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on 25 September 2012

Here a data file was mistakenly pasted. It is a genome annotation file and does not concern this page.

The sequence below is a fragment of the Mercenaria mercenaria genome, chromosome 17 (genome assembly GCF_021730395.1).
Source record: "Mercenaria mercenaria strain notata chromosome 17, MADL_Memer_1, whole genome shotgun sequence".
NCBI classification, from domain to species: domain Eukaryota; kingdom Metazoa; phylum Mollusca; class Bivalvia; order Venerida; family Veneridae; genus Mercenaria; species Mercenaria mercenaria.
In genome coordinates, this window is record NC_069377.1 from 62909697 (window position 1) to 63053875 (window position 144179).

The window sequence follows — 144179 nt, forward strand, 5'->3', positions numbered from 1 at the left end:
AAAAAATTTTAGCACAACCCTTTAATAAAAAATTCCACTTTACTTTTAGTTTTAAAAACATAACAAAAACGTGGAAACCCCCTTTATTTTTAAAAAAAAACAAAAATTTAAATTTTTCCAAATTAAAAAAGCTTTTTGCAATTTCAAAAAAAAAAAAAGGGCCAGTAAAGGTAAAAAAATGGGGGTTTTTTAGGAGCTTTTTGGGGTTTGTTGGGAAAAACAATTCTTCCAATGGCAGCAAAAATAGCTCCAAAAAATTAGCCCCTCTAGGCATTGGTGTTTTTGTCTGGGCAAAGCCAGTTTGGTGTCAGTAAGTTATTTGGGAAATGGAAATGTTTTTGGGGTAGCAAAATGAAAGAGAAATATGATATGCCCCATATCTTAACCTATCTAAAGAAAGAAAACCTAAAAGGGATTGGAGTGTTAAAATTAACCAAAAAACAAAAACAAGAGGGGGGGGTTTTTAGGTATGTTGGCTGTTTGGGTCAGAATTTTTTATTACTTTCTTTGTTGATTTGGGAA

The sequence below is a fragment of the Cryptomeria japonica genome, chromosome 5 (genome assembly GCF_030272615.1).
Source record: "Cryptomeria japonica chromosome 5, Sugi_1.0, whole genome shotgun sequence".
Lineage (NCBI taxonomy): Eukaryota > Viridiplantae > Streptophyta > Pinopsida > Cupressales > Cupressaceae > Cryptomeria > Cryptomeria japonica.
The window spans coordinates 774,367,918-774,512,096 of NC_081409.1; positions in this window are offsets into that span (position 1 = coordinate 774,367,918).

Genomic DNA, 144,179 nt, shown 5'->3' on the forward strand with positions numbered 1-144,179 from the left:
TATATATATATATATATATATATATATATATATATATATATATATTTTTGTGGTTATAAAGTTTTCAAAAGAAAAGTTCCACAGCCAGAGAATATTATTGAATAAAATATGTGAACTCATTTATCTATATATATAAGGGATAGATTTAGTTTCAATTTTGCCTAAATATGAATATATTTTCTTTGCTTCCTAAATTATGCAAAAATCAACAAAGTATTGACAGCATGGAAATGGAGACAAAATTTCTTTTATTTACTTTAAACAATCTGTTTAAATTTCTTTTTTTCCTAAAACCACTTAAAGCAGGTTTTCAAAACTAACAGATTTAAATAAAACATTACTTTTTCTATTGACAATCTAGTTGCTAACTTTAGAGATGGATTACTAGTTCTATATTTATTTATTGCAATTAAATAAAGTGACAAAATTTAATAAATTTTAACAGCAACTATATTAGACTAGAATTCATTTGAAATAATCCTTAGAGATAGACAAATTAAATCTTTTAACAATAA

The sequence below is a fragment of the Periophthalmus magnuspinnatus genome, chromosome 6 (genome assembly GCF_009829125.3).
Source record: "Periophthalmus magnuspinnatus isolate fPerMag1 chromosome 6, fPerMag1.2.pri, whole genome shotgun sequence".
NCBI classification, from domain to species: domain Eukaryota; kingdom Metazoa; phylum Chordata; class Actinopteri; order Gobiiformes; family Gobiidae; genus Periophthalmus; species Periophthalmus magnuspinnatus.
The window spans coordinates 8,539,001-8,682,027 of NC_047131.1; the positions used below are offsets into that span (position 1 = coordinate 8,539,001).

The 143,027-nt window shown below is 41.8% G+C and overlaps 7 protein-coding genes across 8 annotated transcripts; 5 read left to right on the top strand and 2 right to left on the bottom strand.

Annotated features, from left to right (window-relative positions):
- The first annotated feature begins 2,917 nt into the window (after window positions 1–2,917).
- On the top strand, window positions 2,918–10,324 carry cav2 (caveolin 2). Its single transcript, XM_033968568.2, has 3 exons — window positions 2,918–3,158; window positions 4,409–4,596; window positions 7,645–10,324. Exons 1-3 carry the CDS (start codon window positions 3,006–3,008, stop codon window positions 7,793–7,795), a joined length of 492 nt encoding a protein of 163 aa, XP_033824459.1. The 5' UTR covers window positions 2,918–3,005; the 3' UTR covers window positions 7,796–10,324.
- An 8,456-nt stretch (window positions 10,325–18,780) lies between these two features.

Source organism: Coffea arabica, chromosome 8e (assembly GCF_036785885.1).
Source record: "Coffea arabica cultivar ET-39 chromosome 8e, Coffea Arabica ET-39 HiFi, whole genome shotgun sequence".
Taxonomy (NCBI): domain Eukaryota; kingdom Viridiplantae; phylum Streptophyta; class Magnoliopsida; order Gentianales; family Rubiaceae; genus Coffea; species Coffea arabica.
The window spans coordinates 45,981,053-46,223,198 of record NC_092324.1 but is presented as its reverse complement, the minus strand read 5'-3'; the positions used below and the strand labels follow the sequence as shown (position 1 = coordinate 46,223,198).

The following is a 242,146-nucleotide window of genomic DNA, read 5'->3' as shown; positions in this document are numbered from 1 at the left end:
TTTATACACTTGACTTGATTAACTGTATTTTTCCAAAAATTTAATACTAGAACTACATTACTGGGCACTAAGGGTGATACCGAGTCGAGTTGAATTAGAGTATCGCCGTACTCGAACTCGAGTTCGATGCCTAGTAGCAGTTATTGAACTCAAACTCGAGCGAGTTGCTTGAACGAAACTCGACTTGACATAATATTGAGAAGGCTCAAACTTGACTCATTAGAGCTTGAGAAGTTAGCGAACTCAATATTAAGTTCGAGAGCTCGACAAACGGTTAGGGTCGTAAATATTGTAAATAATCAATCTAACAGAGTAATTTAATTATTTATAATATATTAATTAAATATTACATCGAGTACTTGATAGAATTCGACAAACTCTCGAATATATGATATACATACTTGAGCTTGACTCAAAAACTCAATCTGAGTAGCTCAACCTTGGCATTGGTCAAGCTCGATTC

The discovery of the Bruno Cremer Maigrets is for me the great discovery of the last several years in terms of "policiers", and this applies to all four sets issued to date by MHZ. One should not go to them for gore (there is none) or violence (there is very little, and what there is, is tame by modern standards). What does reward the viewer are fascinating, original plots (thanks to author Georges Simenon and those who so expertly adapted his novels for television); a wonderfully engaging and consistent undertaking of the title role by Bruno Cremer (who has a normal, loving and low-key relationship with his spouse, so the there is none of the soap-operatic personal angst which so greatly mars many other policiers); consistently strong acting across the board, with occasional standout performances by guest actors from the French stage; and, most importantly for me, wonderful and entirely credible depictions of how the French interacted with each other, including issues of class, occupation and education, in the 1950s. These first 24 episodes are to be cherished, and one earnestly hopes that MHZ will soon issue the remainder of the oeuvre, which was filmed in a total of 54 episodes from 1991 to 2005 (MHZ's set 4 takes it up to 1996). In short, a series that for me unequivocally ranks with, although quite different from, Inspector Morse, Prime Suspect and Jeremy Brett's Sherlock Holmes.
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